The President’s spokesperson (full disclosure: we’re related) had to give a remedial lesson yesterday to CNN White House Correspondent Jim Acosta on the difference between an “honest mistake” and the big, steaming piles of baloney that CNN and other major media outlets have been serving up lately. Naturally, the folks at CNN didn’t like hearing the truth any more than they like reporting it.
The simplest way to tell whether the news media are engaging in a propaganda war against Trump or making “honest mistakes” is by applying the odds of random chance. By those odds, honest mistakes should reflect badly on Trump about half the time and positively about half the time. Yet, every “honest mistake” made by the media makes him look terrible. Considering how many relentlessly negative fake stories they’ve done about him, that’s like flipping a coin 500 times and having it come up “heads” 500 times.
It’s become painfully clear to any objective observer that the reason news outlets like CNN make so many “honest mistakes” that always reflect negatively on Trump is that they have a terminal case of confirmation bias. They hate Trump, everyone they know hates Trump, and everyone knows they hate Trump. People who want to harm Trump know those reporters are inclined to believe any negative thing said about him, so they bring them negative stories. The reporters are so eager to harm Trump, they rush the stories to air without doing the most rudimentary fact check. Then, after they’ve done their damage, and the negative impression has registered in the public consciousness, they quietly “clarify” or “correct” it (as I pointed out recently, they seldom “retract” it, even when it’s 100% mule muffins.)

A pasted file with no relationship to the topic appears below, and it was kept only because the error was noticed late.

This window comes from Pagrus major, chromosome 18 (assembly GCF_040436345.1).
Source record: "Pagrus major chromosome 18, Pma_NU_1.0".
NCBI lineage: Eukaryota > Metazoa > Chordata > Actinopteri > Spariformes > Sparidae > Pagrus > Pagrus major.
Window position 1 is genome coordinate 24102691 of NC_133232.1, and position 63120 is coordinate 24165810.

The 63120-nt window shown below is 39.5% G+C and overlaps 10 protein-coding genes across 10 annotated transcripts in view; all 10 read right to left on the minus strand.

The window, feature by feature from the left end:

That’s how the media define an “honest mistake.” It's awfully odd that people who make a living with words not only don’t what the word “mistake” means, they don’t seem to know what “honest” means, either.